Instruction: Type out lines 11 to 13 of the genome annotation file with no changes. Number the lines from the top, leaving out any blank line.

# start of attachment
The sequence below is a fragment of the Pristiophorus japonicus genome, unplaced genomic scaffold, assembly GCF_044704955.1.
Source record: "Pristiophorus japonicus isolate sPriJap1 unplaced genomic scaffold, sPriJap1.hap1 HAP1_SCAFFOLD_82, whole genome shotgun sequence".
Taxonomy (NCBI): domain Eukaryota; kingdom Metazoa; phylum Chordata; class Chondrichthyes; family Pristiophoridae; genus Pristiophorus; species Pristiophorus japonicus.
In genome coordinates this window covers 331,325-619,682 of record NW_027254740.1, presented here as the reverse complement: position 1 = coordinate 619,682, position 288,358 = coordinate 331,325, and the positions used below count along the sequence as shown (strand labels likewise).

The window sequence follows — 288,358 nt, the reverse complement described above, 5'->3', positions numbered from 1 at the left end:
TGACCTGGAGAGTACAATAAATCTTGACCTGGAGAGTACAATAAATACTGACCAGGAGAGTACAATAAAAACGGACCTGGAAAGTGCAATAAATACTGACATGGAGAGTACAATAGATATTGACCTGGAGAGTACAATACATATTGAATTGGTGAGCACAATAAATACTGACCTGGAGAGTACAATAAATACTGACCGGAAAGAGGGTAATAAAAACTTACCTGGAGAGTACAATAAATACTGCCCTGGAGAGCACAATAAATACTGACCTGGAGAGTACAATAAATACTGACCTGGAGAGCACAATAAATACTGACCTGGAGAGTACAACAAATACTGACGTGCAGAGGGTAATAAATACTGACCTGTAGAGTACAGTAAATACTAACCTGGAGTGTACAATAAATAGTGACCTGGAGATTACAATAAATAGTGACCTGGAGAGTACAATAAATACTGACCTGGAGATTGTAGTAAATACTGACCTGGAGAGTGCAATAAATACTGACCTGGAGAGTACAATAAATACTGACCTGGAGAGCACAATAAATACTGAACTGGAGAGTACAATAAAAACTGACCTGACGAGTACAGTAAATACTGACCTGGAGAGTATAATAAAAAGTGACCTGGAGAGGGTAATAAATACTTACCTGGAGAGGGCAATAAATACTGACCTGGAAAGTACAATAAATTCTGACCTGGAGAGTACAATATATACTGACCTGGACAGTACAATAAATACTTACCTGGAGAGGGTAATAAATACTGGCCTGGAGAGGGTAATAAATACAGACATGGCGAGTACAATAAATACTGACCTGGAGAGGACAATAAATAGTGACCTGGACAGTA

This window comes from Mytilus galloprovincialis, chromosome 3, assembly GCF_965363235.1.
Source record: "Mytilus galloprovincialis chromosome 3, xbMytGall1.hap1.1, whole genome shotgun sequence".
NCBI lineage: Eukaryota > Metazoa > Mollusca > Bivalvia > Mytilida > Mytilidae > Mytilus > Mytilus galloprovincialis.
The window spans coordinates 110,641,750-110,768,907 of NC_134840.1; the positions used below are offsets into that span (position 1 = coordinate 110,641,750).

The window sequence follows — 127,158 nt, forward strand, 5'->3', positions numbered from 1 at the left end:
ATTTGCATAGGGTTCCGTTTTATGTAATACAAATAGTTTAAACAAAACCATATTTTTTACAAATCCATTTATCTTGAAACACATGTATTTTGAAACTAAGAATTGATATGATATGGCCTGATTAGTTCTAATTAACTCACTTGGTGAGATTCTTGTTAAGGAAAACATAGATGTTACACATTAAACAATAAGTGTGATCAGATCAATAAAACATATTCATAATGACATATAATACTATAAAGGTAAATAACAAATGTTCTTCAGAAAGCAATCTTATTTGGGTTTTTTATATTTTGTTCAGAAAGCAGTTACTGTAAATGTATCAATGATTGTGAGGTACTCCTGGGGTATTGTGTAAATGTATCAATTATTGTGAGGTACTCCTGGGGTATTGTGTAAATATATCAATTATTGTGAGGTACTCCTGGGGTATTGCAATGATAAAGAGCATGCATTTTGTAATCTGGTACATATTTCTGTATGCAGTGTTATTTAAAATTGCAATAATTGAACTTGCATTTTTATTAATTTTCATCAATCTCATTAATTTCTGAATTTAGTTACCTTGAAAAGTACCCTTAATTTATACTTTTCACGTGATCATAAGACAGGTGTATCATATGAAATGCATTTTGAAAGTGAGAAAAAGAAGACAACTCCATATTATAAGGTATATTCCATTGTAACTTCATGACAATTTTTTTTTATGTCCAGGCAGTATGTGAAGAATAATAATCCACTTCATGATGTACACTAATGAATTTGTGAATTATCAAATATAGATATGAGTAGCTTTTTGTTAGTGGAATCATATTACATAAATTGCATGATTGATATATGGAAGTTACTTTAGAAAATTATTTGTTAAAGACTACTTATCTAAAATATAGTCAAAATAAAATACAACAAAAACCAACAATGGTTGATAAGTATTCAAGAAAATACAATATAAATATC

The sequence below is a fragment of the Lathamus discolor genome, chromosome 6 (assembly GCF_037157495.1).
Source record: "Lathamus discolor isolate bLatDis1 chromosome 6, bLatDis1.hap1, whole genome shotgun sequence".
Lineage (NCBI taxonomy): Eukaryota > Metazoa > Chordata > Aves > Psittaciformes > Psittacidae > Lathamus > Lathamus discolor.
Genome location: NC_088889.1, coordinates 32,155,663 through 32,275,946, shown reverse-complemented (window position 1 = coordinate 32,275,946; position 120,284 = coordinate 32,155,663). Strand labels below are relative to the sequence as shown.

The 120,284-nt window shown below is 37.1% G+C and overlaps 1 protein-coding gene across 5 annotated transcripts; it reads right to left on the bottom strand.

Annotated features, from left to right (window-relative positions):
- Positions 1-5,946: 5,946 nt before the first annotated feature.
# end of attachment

The window sequence follows — 127,158 nt, forward strand, 5'->3', positions numbered from 1 at the left end:
ATTTGCATAGGGTTCCGTTTTATGTAATACAAATAGTTTAAACAAAACCATATTTTTTACAAATCCATTTATCTTGAAACACATGTATTTTGAAACTAAGAATTGATATGATATGGCCTGATTAGTTCTAATTAACTCACTTGGTGAGATTCTTGTTAAGGAAAACATAGATGTTACACATTAAACAATAAGTGTGATCAGATCAATAAAACATATTCATAATGACATATAATACTATAAAGGTAAATAACAAATGTTCTTCAGAAAGCAATCTTATTTGGGTTTTTTATATTTTGTTCAGAAAGCAGTTACTGTAAATGTATCAATGATTGTGAGGTACTCCTGGGGTATTGTGTAAATGTATCAATTATTGTGAGGTACTCCTGGGGTATTGTGTAAATATATCAATTATTGTGAGGTACTCCTGGGGTATTGCAATGATAAAGAGCATGCATTTTGTAATCTGGTACATATTTCTGTATGCAGTGTTATTTAAAATTGCAATAATTGAACTTGCATTTTTATTAATTTTCATCAATCTCATTAATTTCTGAATTTAGTTACCTTGAAAAGTACCCTTAATTTATACTTTTCACGTGATCATAAGACAGGTGTATCATATGAAATGCATTTTGAAAGTGAGAAAAAGAAGACAACTCCATATTATAAGGTATATTCCATTGTAACTTCATGACAATTTTTTTTTATGTCCAGGCAGTATGTGAAGAATAATAATCCACTTCATGATGTACACTAATGAATTTGTGAATTATCAAATATAGATATGAGTAGCTTTTTGTTAGTGGAATCATATTACATAAATTGCATGATTGATATATGGAAGTTACTTTAGAAAATTATTTGTTAAAGACTACTTATCTAAAATATAGTCAAAATAAAATACAACAAAAACCAACAATGGTTGATAAGTATTCAAGAAAATACAATATAAATATC

The sequence below is a fragment of the Lathamus discolor genome, chromosome 6 (assembly GCF_037157495.1).